Wal-Mart, Tesco, Carrefour et al are often accused of abusing their power. If they’re not exploiting suppliers or operating poor employment practices, they’re forcing smaller retailers out of business and contributing to the eventual demise of the high street and the destruction of the countryside.
But that familiar barrage of media criticism ignores the real story, according to a new report from CIES - The Food Business Forum.
“Food retailers are getting a bad press and the real story that shows the industry is doing a lot of good is not being told,” says CIES chief operating officer, Alan McClay.
CIES commissioned the Oxford Institution of Retail Management (OXIRM) at Templeton College, Oxford University, to conduct a study into the food retailing industry’s contribution to the world’s economy, employment and its impact on society in an attempt to challenge public perception.
McClay says: “The industry has become an easy target for criticism because it has grown very quickly from a local business to a massive multi-national business and it is also very visible - everyone goes shopping every week to put the food on the table.”
In fact the report points out the retail sector is the sixth biggest sector of the world economy and that the top 30 global food retailers account for 10% of the retail market.
He concedes that individual companies in any sector cannot get everything right all the time. “Nevertheless, the overall impact we have is more positive than negative,” he insists.
Retailing is still grappling with the perception that it is an unattractive career choice. Yet the flexible, part-time working that has earned it that poor reputation creates opportunities for population groups who find it difficult to obtain employment, such as students, parents of young children and the over-50s. Similarly, the sector’s ability to train many low-skilled workers makes a big contribution to helping traditional employment blackspots, says the report.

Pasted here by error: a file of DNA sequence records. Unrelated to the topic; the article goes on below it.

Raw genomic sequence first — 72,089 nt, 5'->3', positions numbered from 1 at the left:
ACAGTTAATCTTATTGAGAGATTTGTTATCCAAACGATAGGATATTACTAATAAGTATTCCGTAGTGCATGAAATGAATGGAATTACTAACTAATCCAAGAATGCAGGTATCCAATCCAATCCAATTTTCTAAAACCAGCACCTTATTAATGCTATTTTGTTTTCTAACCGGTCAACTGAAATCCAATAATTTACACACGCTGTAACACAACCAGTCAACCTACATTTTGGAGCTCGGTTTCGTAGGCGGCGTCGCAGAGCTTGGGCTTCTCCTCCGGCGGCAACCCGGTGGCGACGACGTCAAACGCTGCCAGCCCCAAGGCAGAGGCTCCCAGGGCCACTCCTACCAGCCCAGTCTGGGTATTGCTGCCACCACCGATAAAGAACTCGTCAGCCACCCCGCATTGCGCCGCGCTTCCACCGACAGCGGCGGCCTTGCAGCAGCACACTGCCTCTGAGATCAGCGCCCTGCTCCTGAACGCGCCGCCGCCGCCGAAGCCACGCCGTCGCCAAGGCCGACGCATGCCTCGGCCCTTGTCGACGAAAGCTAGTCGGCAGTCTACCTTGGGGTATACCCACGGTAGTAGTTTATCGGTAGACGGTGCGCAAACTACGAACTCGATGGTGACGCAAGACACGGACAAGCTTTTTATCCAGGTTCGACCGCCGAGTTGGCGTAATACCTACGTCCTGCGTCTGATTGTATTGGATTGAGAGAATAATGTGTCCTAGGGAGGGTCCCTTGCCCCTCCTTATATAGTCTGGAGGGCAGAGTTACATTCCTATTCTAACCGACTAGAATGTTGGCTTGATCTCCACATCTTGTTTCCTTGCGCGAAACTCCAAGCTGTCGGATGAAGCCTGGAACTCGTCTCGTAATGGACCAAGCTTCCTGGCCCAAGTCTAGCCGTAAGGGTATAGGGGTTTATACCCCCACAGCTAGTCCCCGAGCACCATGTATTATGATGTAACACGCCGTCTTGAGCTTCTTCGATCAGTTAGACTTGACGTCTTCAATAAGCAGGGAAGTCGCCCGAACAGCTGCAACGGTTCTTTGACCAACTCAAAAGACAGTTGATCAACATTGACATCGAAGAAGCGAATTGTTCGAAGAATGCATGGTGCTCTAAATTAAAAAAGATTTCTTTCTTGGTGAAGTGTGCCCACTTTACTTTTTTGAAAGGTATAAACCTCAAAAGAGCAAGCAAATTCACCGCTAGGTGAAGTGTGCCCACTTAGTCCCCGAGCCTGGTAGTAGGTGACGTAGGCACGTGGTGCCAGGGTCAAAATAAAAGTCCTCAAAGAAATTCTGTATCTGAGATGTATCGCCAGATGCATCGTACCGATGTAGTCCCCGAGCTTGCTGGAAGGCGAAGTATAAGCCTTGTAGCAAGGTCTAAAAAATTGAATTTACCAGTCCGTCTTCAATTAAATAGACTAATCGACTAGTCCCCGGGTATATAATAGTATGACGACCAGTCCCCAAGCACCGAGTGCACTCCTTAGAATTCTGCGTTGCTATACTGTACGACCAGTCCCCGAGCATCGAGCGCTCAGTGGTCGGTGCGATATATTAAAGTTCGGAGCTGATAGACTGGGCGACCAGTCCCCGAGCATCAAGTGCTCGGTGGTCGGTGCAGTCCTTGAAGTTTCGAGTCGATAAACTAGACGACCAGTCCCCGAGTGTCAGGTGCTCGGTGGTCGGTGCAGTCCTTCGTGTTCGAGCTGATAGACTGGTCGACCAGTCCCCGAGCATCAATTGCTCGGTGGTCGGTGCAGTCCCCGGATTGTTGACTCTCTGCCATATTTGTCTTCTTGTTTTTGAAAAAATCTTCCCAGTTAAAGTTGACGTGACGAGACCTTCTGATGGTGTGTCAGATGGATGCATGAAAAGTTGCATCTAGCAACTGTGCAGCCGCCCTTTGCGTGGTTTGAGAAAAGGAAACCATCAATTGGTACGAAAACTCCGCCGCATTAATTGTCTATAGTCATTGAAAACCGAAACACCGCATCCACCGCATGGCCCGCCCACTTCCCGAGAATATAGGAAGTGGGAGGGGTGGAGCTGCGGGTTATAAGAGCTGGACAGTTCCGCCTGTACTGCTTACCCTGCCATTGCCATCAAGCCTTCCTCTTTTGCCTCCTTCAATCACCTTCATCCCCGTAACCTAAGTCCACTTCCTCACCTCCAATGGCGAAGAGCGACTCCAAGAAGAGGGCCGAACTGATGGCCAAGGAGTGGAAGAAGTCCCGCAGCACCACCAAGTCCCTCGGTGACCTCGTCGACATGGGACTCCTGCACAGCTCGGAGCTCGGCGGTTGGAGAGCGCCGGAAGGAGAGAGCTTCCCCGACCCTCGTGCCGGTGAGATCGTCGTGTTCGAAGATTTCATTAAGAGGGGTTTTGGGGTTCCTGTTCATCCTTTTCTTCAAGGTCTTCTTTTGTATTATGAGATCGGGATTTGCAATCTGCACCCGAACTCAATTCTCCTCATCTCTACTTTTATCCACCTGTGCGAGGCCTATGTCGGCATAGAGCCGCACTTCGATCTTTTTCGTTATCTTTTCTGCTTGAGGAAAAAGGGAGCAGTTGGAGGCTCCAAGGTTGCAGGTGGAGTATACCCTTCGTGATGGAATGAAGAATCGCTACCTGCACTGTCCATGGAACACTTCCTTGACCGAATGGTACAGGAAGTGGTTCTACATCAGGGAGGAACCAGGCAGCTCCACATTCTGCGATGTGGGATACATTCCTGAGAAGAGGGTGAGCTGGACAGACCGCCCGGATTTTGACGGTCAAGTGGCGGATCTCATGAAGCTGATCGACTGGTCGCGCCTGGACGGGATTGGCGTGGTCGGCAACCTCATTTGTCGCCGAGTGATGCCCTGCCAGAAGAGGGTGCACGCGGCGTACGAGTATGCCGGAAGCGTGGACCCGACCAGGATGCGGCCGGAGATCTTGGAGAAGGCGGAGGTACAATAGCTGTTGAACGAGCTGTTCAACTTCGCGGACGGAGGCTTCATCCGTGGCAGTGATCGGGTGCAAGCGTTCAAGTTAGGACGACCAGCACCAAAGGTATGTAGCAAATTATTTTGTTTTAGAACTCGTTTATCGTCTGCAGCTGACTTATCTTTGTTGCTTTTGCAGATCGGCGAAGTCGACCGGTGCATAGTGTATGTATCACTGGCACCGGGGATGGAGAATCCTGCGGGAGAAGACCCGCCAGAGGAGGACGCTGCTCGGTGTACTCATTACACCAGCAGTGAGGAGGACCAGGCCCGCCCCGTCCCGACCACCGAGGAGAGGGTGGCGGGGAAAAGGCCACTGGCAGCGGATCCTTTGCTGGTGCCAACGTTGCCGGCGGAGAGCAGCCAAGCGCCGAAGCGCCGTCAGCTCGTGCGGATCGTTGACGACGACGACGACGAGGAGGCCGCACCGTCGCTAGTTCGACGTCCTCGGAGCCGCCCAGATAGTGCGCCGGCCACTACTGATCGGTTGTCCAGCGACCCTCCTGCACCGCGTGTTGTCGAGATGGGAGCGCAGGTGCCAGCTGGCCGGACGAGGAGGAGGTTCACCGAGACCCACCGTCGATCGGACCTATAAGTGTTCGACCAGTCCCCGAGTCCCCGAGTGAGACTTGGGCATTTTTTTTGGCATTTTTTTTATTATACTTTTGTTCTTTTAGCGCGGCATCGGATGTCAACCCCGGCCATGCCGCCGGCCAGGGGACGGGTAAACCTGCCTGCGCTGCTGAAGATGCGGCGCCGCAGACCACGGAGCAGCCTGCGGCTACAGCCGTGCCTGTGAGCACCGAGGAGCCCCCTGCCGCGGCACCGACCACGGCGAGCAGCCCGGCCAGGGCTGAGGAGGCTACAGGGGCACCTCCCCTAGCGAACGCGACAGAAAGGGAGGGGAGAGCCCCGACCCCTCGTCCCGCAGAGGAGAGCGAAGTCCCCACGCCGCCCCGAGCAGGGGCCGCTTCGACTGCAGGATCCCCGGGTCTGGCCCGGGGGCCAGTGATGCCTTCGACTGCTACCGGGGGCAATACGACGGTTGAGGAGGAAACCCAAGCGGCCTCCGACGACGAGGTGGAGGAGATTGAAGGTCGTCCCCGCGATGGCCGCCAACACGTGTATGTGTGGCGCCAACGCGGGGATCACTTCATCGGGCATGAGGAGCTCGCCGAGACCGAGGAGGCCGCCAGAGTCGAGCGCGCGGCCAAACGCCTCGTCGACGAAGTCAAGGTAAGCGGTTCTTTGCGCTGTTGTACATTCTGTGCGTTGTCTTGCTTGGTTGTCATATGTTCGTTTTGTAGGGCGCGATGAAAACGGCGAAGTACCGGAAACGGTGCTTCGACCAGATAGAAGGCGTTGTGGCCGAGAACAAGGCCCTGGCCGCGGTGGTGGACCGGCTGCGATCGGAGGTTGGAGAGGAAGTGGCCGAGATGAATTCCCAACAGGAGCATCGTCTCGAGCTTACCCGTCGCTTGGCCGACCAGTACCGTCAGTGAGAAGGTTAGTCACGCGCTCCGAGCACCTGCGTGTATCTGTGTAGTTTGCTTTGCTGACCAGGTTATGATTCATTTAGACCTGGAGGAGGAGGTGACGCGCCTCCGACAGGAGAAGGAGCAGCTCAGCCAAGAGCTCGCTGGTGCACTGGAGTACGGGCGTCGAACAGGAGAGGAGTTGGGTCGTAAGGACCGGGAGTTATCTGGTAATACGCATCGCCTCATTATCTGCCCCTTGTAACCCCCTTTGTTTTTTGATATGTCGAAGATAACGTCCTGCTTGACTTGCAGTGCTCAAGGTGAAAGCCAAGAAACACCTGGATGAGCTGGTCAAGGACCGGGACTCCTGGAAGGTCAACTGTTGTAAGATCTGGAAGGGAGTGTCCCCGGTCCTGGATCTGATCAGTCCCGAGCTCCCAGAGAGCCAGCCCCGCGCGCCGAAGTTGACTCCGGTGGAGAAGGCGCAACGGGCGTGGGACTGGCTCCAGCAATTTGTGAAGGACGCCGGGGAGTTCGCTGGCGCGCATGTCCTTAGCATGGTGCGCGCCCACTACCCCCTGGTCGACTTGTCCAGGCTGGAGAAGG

“Obviously some people in supermarkets are on the lower end of the pay scale, but are working conditions any worse on the
shop floor than they are in factories?” asks McClay. “These jobs only get a harder press because they are more visible. If you start talking to workers you find a real passion and community spirit on the shop floor.”
Turning to job creation, McClay says: “Retailers are blamed for destroying jobs but people don’t realise the number of jobs created through the whole chain, with new standards of pay and conditions. The food retailers also help to open up new business opportunities for smaller companies.”
The report highlights the lack of research into the true effects on a community when a large store moves into the neighbourhood. However, the University of Missouri-Colombia has shown that a Wal-Mart store generally adds 100 jobs to the area in the first year of opening. Half are lost over the following five years - mainly from wholesalers and smaller retailers - leaving a net gain of 50 new jobs.
However, the industry’s importance stretches way beyond its economic role and retailers are failing to get the message across, says the report.
There is no single international authoritative source of statistics on general or food retailing and the report’s authors believe that this lack of reliable information could be a major cause of retailing appearing a lesser industry.
This is in stark contrast to the treatment that statisticians give other industries, such as manufacturing.
“People have always seen retail as just an intermediary and not adding value, compared to manufacturers,” explains McClay. “The problem of communicating its importance is exacerbated because the value of retailers is not always tangible.
“In order to convince the public and the relevant authorities to stand up and take notice, we have to have some way of measuring this value.”
And he says that it will take time and an international effort from many different factions of retailing to provide the comprehensive source of data that the report recommends. He does believe, however, that it would prove that food retailers are not necessarily the bad guys.